Description:Swollen, painful, superficial veins,
usually in the legs, which have filled with blood. In a healthy person, valves in
the veins prevent blood flowing backwards (retrograde), so the blood does not
collect in one place. In varicose veins, the valves are either damaged or missing.
As a result, the veins fill with blood.
A common surgical technique is
known as ligation and stripping, which involves tying off, then removing the
affected vein. Vein stripping is usually done when a large vein in the leg,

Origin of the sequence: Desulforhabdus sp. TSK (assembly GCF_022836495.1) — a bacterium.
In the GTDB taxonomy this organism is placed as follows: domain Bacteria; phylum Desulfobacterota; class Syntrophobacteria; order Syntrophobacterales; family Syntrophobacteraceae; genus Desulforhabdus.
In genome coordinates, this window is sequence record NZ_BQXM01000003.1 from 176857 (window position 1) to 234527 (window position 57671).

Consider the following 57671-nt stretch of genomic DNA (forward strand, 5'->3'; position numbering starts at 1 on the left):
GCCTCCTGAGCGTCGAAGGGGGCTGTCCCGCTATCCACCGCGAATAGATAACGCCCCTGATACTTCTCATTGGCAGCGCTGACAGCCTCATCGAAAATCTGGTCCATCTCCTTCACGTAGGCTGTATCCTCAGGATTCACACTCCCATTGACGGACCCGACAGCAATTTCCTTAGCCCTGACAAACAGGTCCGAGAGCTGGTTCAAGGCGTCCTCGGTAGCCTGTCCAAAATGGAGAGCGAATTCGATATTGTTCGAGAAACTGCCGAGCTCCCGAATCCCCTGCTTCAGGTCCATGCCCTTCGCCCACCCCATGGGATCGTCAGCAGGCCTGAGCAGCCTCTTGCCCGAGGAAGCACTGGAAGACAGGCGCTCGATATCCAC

called the Superficial Saphenous Vein, is thick and rope-like. A newer technique
is to seal the main leaking vein on the thigh.
Ligation and stripping...
- Two small incisions are made, approximately 2” (5 cm) in diameter. The
first cut is made near the groin, at the top of the varicose vein. The second
cut is made further down the leg, near the knee or ankle. The top of the vein
(near the groin) is tied up and sealed.
- A thin, flexible, plastic wire is passed through the bottom of the vein, and
then carefully pulled out and removed through the lower cut in the leg.
- The wire is then tied to the vein, then pulled out through the lower cut,
which pulls the vein out with it.
- The incisions will then be closed with sutures.
The blood flow in the legs will not be affected by the surgery. This is
because the veins, situated deep within the legs, will take over the role of
the damaged veins.
- Nerve damage
- Deep vein thrombosis